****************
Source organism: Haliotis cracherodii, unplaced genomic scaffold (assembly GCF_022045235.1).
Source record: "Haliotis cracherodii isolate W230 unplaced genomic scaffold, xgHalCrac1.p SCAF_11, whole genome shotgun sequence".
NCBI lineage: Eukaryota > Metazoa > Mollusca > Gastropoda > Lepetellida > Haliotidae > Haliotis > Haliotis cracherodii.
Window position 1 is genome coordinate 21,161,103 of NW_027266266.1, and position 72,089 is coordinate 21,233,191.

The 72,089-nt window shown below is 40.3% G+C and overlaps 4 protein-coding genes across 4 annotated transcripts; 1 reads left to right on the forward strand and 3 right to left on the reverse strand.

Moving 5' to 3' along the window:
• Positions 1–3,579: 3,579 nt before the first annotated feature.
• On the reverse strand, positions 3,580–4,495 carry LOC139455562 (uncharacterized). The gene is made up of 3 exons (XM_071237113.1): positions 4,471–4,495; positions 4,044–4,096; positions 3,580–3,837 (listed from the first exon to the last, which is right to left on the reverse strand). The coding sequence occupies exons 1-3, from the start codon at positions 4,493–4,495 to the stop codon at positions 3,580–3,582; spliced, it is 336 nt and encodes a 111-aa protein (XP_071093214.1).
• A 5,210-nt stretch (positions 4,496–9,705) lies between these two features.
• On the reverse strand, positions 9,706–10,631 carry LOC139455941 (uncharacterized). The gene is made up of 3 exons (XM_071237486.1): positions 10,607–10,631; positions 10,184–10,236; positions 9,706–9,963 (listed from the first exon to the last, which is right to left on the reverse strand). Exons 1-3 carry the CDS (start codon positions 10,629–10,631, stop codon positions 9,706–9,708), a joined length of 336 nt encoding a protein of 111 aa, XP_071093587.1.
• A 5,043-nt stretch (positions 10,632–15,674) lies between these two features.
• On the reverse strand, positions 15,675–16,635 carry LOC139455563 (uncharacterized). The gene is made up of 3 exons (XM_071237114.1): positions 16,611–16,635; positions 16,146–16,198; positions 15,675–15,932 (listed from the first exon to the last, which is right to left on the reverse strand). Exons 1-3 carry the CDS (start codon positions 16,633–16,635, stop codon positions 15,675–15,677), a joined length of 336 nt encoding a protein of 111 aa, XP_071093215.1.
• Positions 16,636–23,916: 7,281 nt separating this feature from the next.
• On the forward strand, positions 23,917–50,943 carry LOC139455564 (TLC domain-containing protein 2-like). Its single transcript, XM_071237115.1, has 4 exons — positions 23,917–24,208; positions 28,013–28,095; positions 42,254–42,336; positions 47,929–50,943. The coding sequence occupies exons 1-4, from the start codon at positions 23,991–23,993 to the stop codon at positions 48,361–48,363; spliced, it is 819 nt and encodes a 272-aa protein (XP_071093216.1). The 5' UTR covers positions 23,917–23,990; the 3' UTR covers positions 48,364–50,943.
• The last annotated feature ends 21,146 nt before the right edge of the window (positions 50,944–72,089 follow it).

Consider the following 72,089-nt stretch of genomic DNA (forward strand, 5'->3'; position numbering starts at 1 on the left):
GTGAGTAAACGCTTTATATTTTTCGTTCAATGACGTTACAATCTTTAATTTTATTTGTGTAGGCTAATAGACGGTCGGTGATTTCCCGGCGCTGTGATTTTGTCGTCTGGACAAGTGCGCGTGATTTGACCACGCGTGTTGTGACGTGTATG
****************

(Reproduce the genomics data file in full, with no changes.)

Source organism: Haliotis cracherodii, unplaced genomic scaffold (assembly GCF_022045235.1).
Source record: "Haliotis cracherodii isolate W230 unplaced genomic scaffold, xgHalCrac1.p SCAF_11, whole genome shotgun sequence".
NCBI lineage: Eukaryota > Metazoa > Mollusca > Gastropoda > Lepetellida > Haliotidae > Haliotis > Haliotis cracherodii.
Window position 1 is genome coordinate 21,161,103 of NW_027266266.1, and position 72,089 is coordinate 21,233,191.

The 72,089-nt window shown below is 40.3% G+C and overlaps 4 protein-coding genes across 4 annotated transcripts; 1 reads left to right on the forward strand and 3 right to left on the reverse strand.

Moving 5' to 3' along the window:
• Positions 1–3,579: 3,579 nt before the first annotated feature.
• On the reverse strand, positions 3,580–4,495 carry LOC139455562 (uncharacterized). The gene is made up of 3 exons (XM_071237113.1): positions 4,471–4,495; positions 4,044–4,096; positions 3,580–3,837 (listed from the first exon to the last, which is right to left on the reverse strand). The coding sequence occupies exons 1-3, from the start codon at positions 4,493–4,495 to the stop codon at positions 3,580–3,582; spliced, it is 336 nt and encodes a 111-aa protein (XP_071093214.1).
• A 5,210-nt stretch (positions 4,496–9,705) lies between these two features.
• On the reverse strand, positions 9,706–10,631 carry LOC139455941 (uncharacterized). The gene is made up of 3 exons (XM_071237486.1): positions 10,607–10,631; positions 10,184–10,236; positions 9,706–9,963 (listed from the first exon to the last, which is right to left on the reverse strand). Exons 1-3 carry the CDS (start codon positions 10,629–10,631, stop codon positions 9,706–9,708), a joined length of 336 nt encoding a protein of 111 aa, XP_071093587.1.
• A 5,043-nt stretch (positions 10,632–15,674) lies between these two features.
• On the reverse strand, positions 15,675–16,635 carry LOC139455563 (uncharacterized). The gene is made up of 3 exons (XM_071237114.1): positions 16,611–16,635; positions 16,146–16,198; positions 15,675–15,932 (listed from the first exon to the last, which is right to left on the reverse strand). Exons 1-3 carry the CDS (start codon positions 16,633–16,635, stop codon positions 15,675–15,677), a joined length of 336 nt encoding a protein of 111 aa, XP_071093215.1.
• Positions 16,636–23,916: 7,281 nt separating this feature from the next.
• On the forward strand, positions 23,917–50,943 carry LOC139455564 (TLC domain-containing protein 2-like). Its single transcript, XM_071237115.1, has 4 exons — positions 23,917–24,208; positions 28,013–28,095; positions 42,254–42,336; positions 47,929–50,943. The coding sequence occupies exons 1-4, from the start codon at positions 23,991–23,993 to the stop codon at positions 48,361–48,363; spliced, it is 819 nt and encodes a 272-aa protein (XP_071093216.1). The 5' UTR covers positions 23,917–23,990; the 3' UTR covers positions 48,364–50,943.
• The last annotated feature ends 21,146 nt before the right edge of the window (positions 50,944–72,089 follow it).

Consider the following 72,089-nt stretch of genomic DNA (forward strand, 5'->3'; position numbering starts at 1 on the left):
GTGAGTAAACGCTTTATATTTTTCGTTCAATGACGTTACAATCTTTAATTTTATTTGTGTAGGCTAATAGACGGTCGGTGATTTCCCGGCGCTGTGATTTTGTCGTCTGGACAAGTGCGCGTGATTTGACCACGCGTGTTGTGACGTGTATG